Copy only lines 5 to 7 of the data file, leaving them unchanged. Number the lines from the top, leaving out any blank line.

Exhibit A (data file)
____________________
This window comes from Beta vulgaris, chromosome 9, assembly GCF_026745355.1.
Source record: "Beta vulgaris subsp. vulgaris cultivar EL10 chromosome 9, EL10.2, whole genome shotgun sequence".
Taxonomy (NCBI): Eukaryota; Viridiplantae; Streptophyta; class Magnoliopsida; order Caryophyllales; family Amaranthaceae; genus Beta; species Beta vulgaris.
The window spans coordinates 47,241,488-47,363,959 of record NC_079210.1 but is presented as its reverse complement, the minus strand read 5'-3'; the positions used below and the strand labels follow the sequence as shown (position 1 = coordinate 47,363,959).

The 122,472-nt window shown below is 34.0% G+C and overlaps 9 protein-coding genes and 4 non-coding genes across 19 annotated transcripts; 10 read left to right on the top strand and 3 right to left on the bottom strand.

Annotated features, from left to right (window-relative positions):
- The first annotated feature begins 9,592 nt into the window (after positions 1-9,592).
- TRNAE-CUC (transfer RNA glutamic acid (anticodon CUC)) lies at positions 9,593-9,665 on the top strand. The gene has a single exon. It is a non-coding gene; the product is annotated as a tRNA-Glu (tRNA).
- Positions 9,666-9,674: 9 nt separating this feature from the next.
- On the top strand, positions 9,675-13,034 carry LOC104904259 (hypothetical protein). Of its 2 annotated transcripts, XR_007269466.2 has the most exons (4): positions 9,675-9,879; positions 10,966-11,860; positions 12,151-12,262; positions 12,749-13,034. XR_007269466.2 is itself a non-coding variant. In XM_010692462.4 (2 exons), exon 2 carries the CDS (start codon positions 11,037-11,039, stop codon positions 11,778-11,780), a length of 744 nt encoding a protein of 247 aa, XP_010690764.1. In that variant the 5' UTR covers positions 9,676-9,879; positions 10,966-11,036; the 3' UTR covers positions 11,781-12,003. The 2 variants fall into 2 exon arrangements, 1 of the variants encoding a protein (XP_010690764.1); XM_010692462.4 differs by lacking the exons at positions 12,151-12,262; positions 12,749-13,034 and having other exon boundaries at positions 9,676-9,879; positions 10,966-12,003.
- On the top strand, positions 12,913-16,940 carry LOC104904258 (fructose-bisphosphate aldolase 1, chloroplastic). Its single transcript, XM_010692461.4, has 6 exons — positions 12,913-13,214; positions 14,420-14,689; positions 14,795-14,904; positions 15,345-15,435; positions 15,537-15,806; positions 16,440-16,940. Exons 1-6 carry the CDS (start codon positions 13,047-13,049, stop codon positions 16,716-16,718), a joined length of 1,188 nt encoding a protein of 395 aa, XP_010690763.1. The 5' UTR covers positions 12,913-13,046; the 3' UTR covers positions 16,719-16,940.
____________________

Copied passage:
The 122,472-nt window shown below is 34.0% G+C and overlaps 9 protein-coding genes and 4 non-coding genes across 19 annotated transcripts; 10 read left to right on the top strand and 3 right to left on the bottom strand.

Annotated features, from left to right (window-relative positions):
- The first annotated feature begins 9,592 nt into the window (after positions 1-9,592).